4 Things About Moving Abroad That Might Be a Surprise
It’s a right of passage for plenty of young people who like working with kids – a year abroad teaching English, a season working in a ski resort crèche, a summer filling nanny jobs overseas with multilingual versions of Rock, Scissors, Paper.
But there are a few things that often come as a surprise to newly fledged folks hitting foreign shores, so here are just four of them, straight from the horses mouth!
1. Homesickness can happen to anyone
The ruiner of all first weeks in a new country, homesickness is one of those bizarre and often unexpected side effects to moving abroad. For folks heading out alone, it can be the barrier that turns them back. For those starting nannying jobs abroad or another job with a strong support network, it can be overcome with time, patience and a bit of chatting about the stuff back home that wasn’t so great.
2. Culture shock is completely normal and WILL GO AWAY!
It’s natural to be wary of different environments. Think of culture shock as a person’s slowed down fight or flight instinct – fight on and deal with the new environment or fly home and find some sand for their head?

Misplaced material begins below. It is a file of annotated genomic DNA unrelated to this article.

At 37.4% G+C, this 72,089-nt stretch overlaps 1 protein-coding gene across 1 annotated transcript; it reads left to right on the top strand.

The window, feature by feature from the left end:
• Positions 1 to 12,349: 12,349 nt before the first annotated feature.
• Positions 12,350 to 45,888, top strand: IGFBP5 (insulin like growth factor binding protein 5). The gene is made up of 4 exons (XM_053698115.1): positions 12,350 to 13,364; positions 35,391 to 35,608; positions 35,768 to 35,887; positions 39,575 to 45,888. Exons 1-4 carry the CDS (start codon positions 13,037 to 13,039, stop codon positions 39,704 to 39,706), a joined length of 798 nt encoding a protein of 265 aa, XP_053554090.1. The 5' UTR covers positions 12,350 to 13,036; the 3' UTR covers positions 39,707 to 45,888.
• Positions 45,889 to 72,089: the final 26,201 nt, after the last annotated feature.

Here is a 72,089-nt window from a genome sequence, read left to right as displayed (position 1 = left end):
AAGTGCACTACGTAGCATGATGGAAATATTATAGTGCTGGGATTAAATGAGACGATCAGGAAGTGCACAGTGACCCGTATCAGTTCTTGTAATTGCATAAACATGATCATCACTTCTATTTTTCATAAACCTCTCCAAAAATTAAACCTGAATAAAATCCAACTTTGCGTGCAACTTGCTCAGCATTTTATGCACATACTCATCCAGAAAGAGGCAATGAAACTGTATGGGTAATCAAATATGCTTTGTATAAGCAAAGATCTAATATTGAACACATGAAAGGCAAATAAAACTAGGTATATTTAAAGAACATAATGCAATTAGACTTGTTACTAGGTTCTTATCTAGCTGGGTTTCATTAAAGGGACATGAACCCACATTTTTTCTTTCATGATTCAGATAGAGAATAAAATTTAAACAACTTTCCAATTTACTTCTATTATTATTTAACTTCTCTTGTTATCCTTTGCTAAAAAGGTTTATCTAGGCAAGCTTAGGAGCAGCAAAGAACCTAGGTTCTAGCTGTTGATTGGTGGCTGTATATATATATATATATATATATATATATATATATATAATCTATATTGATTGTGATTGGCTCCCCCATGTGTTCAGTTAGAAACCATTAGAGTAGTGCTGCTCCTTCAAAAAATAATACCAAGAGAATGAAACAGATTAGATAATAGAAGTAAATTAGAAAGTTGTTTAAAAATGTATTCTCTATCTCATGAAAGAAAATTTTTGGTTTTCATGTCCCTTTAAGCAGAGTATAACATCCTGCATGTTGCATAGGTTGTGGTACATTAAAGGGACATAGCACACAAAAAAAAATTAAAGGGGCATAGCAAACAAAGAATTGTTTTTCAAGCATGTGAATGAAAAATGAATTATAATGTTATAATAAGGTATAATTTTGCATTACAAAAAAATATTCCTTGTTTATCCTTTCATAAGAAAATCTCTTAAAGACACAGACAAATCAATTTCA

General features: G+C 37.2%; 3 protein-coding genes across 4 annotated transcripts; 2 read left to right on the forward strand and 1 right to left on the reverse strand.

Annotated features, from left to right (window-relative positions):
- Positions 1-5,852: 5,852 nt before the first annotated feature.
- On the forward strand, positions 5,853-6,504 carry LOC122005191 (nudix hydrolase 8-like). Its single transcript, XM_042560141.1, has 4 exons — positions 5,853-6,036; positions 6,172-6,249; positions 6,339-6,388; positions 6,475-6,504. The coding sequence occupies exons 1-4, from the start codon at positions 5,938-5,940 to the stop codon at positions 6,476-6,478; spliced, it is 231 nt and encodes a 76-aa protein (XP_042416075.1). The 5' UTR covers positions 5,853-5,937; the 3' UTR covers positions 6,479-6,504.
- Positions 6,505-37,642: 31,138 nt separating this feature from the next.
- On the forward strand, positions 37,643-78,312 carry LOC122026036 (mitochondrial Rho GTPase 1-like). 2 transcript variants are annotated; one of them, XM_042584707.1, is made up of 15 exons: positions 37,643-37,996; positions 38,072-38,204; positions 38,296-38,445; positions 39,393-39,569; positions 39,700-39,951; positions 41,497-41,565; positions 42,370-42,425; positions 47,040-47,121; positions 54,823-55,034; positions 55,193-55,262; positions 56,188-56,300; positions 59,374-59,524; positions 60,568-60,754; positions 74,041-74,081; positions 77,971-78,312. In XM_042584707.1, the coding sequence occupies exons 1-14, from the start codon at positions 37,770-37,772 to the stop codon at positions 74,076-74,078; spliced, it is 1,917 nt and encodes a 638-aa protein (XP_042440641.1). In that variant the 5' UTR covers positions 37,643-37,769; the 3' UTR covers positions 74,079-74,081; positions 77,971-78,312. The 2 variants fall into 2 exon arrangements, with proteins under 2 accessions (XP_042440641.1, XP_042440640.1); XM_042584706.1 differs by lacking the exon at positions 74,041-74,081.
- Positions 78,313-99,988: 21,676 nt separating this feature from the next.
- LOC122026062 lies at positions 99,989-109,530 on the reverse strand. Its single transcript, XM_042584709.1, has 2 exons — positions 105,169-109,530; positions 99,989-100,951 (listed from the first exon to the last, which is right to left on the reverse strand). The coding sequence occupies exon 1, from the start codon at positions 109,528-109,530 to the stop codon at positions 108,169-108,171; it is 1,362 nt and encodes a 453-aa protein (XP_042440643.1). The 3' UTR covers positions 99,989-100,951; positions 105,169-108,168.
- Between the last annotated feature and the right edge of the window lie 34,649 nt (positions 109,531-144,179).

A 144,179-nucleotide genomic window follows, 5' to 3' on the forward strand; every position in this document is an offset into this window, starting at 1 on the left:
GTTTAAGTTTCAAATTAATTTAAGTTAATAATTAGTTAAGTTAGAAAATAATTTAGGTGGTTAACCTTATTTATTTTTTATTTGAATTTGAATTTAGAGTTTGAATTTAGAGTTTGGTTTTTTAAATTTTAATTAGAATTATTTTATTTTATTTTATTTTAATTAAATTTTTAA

Old habits really do die hard, and a lot of the effects of culture shock can be handled by simply implementing new habits – finding a nice supermarket, chatting to other ex-pats, buying a mobile phone, figuring out public transport, etc.
3. No-one can predict the stuff they’ll miss from home (or the stuff they’ll learn in their borrowed country!)
The cycle of the traffic lights, design of the road signs, TV ads, biscuit packaging – absolutely anything about home can suddenly become raised to glorious heights when compared with their new temporary home. Patriots are born and other ex-pats become soul mates!
The best thing about this is that it works both ways – no one can predict what someone heading out for one of their first child care jobs abroad will adore about their borrowed land.
4. Normal things become amazing!
By far the best part of moving to another country is the experiencing of new things. It’s fabulous. Going to the supermarket for the first time – it’s like Narnia! So many strange choices! So much thrilling unfamiliarity!
This is an especially exciting process for someone moving to a country with a different alphabet – Russia, Japan, Korea, etc. Is that a hairdressers or a wig shop? Is this a sponge or a packet of tofu? All the things that are possibly terrifying at the beginning will become immeasurably exciting given a little time.